The gold box for The Adventure of Link fruit snacks is the clear winner here. Much like the game box and cartridge, the shininess made the item seem that much more desirable and tantrum worthy to a kid back in the day. Also, the fact that you were eating giant bugs and slime creatures was a major plus. I remember opening a package of these at a friend's house and feeling like he had just shared his secret stash with me, they were that amazing.

There's so much more I could talk about, but I think I can wrap it up here and leave room for a part 2 one of these days. You might notice, I've barely mentioned video games, you know, the "real" reason people liked Nintendo. The truth is, I was much more into the hype than the games, but it doesn't mean I didn't play my fair share of Contra, Bionic Commando and Marble Madness. You can check out some of my other articles for gaming memories. But how about the toys, clothes and marketing promotions, what do you guys remember?
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                      7 years, 1 month ago
                      I don't mean to be a jerk, but I'll just say it to get it off my chest:

                      Oh, look! Another Nintendo article. Eh, maybe it will be- oh, never mind, got the usual twenty or more likes as all Nintendo childhoods do.

                      That is all.
                        7 years, 2 months ago
                        Great. :) The hype was, by far, what we lived for at that age. So very often, some kid we knew would finally get a game that our group of friends had been fantasizing over, only to discover "Really? That's it?" Then we'd play the hell out of it anyway, cuz, ehhh, it's hot outside. (And, my god, those fucking Garfield fruit snacks!)
                          7 years, 2 months ago
                          Are there any wallpaper sizes for the first pic in the article? Would look great on my Macbook which I'm trying to make the top look like the NES system.

                          I was in 4th grade when this system released. I envied all the kids on Nickelodeon's game show (can't recall name of it) that would win the NES system. I never got one until the 6th grade I think and yet back then I thought the Sega MS looked cooler with better graphics but much later realized NES had all the 3rd parties and best games.
                            7 years, 2 months ago
                            Yeah, my babysitter's kids had a Sega Master System that I used to play when I went to their house each day after 1st grade. It seemed very exotic compared to the NES, but not as much fun.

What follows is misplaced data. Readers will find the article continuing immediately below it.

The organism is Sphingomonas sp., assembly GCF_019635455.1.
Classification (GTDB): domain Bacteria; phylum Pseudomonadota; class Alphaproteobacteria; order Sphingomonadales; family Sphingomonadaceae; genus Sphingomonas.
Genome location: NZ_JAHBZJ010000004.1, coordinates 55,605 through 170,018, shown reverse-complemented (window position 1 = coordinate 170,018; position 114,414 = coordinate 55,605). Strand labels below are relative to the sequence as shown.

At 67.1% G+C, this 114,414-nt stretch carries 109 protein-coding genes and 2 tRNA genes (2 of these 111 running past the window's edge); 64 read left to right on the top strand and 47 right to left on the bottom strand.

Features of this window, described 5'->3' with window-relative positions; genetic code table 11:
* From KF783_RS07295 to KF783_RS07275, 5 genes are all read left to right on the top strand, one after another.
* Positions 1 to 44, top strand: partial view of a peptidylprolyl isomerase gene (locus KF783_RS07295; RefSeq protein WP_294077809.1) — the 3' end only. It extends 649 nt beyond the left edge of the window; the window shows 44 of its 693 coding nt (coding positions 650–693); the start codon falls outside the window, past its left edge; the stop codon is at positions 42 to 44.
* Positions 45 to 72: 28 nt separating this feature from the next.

This is the largest version of that pic I know of
                              7 years, 3 months ago
                              Just remembered the Nintendo cereal system. Half the box was Mario, half the box was Zelda. The jingle went something like "Nin-Ten-Do: It's a cereal now!" Can't remember what it tasted like, but holy crap did that commercial make me wanna buy some!
                                7 years, 3 months ago
                                oh wow, I know this is a Nintendo article, but those Garfield fruit snacks were my ALL-TIME FAVORITE fruit snacks, gosh I wish they would bring those back, doesn't matter what character, just those fruit snacks!
                                  7 years, 3 months ago
                                  Yeah, Garfield fruit snacks absolutely had the most intense flavor of any fruit snack out there. The minute you popped one in your mouth that strawberry flavor was just so potent.
                                    7 years, 3 months ago
                                    it is pretty cool to read an nintendo article that doesn't talk about the games. That is how cool the NES is you can talk about the merchandising and pretty packaging and still have a great article. Hell Nintendo maketing was such genius they made a movie that was basically a big Nintendo commerical called "The Wizard" We all liked it because of Nintendo and not so much for the story. Also when they made "Wreck-It Ralph" I saw that movie for the classic video game characters not the story. Although the story in that movie was actually pretty good.
                                      7 years, 3 months ago
                                      Great article. I think the marketing Nintendo had was just as interesting as the games themselves. Most of my articles deal with games, but I love reading articles like this one. Great stuff.
                                        7 years, 3 months ago
                                        I'm really glad you wrote this. For me, the hype was video gaming back then. Yeah, the games themselves were great, but all the advertising and extra stuff made it something even more. As ridiculous as some of it was, it turned playing a video game into something...special. It fit the time it all happened very well.
                                          7 years, 3 months ago
                                          Finally, a Bubble Beeper and Garfield and Friends Chewy Fruit Snacks mention. I thought I was the only one! Thank you. Remember all of the controversy surrounding the Bubble Beeper because it actually resembled a pager without the wrapper?
                                            7 years, 3 months ago
                                            Yeah, they thought kids were emulating drug dealers or something. What self-respecting drug dealer had a translucent neon pager is what I want to know.